There was a lot of excitement in the Trustees offices late last week. We had just exited a staff meeting, when “We won!” got louder and louder coming out of attorney Katie Strong’s office. She had just opened her email to learn that Judge Gleason had ruled the Wishbone Hill permit invalid!
This win for the people living in the Matanuska Valley was the result of years of work challenging the expired permit. Congratulations to the attorneys that worked on this issue over the years and to all the individuals and groups that stood firm to keep coal mining out of neighborhoods.
Everyone at Trustees also breathed a sigh of relief when Governor Walker announced shutting down the ill-conceived Knik Arm Crossing (see story below) and the proposed Susitna Dam.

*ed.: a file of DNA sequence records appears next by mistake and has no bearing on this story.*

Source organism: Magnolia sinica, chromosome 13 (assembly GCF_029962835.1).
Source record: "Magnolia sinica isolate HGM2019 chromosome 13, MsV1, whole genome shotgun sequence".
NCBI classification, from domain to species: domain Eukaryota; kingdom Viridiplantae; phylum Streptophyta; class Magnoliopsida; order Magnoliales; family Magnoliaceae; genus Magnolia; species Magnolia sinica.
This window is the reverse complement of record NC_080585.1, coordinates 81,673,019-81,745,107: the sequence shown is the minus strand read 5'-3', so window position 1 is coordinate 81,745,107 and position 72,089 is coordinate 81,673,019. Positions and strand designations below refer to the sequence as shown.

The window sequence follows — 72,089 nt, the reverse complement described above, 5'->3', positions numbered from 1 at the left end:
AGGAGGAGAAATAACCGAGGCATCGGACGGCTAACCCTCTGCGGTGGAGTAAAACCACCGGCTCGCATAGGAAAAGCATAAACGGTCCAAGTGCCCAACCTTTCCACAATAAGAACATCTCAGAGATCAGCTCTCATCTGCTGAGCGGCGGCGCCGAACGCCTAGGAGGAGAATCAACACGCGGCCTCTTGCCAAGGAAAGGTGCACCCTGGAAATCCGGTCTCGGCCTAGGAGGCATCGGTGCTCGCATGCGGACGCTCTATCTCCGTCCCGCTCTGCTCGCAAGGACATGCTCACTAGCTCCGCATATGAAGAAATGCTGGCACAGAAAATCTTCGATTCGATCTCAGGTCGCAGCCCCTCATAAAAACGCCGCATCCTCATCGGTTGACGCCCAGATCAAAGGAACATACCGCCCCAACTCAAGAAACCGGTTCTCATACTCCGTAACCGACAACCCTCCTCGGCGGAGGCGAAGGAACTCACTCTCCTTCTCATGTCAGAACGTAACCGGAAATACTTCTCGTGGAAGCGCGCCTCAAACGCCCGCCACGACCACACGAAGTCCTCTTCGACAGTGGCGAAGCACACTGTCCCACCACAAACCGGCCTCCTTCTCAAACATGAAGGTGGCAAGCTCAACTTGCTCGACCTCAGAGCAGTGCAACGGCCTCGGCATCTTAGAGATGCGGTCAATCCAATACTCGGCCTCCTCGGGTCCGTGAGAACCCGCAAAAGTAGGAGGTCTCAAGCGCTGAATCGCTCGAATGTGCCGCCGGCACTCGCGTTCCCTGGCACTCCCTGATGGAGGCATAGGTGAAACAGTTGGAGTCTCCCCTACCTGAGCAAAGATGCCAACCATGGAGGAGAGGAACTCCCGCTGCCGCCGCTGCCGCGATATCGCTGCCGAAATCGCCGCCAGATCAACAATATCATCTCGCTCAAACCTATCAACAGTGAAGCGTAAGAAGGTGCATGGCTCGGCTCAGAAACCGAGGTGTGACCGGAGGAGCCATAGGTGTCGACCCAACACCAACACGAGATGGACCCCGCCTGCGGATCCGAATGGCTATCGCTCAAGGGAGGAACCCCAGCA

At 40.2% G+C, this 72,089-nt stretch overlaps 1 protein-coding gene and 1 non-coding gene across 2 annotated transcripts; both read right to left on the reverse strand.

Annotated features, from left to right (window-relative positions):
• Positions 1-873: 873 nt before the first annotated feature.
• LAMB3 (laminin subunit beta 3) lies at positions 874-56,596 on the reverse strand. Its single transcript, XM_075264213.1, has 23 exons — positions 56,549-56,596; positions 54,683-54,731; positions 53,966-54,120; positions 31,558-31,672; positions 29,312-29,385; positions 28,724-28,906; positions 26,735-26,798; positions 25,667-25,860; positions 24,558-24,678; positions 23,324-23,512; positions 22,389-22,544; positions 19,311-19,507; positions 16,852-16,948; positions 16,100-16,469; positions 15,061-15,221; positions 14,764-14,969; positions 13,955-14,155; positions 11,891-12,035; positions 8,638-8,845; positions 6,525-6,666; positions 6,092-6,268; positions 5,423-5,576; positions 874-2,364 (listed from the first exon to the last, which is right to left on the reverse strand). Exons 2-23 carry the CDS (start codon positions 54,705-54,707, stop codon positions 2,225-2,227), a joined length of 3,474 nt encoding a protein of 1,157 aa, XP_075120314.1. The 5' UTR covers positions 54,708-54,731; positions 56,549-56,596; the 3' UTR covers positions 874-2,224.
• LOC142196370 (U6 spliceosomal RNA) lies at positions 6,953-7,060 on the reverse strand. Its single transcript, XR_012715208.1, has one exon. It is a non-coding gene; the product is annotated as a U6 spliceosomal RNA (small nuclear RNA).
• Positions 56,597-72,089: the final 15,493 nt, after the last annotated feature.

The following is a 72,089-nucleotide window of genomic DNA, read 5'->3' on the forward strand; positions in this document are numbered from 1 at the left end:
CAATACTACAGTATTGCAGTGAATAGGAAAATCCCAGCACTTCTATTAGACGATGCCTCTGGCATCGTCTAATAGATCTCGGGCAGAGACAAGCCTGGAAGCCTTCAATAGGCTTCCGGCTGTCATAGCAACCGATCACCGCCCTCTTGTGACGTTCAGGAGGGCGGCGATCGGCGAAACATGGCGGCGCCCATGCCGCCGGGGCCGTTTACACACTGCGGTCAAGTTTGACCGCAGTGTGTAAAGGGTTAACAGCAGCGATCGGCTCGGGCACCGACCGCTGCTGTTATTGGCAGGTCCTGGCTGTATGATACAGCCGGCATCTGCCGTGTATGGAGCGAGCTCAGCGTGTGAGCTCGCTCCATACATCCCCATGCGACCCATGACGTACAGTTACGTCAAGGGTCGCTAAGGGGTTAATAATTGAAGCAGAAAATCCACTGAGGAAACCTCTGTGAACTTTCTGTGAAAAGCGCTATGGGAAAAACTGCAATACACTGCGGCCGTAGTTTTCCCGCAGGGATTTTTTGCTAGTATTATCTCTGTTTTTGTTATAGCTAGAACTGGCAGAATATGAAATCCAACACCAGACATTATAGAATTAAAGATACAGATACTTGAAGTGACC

We just wish he had also shut down the proposed Road to Ambler. Since he didn’t, Trustees will keep working to stop this damaging road that will only serve one industry with a cost of billions paid for my citizens.
All-in-all it’s been a pretty good month for conservation in Alaska.
The Court decided a Federal agency’s decision to allow the 25-year-old permit to stand was invalid in a lawsuit Trustees filed last year to protect the Matanuska Valley and its communities from the harmful impacts of coal strip mining.
Monthly gift donor Jane Sauer spreads her support of Trustees throughout the year.
Guest Blog From the Lone Voice for Bristol Bay at Hearing
The Executive Director of Nunamta Aulukestai, Kim Williams, spoke before a Congressional Hearing on the proposed Pebble Mine in Bristol Bay. Read her thoughts about the hearing.
Governor Walker shut down the proposed Knik Arm Crossing. Trustees for Alaska helped for years to keep the bridge from completion, and harming Cook Inlet beluga whales in the process.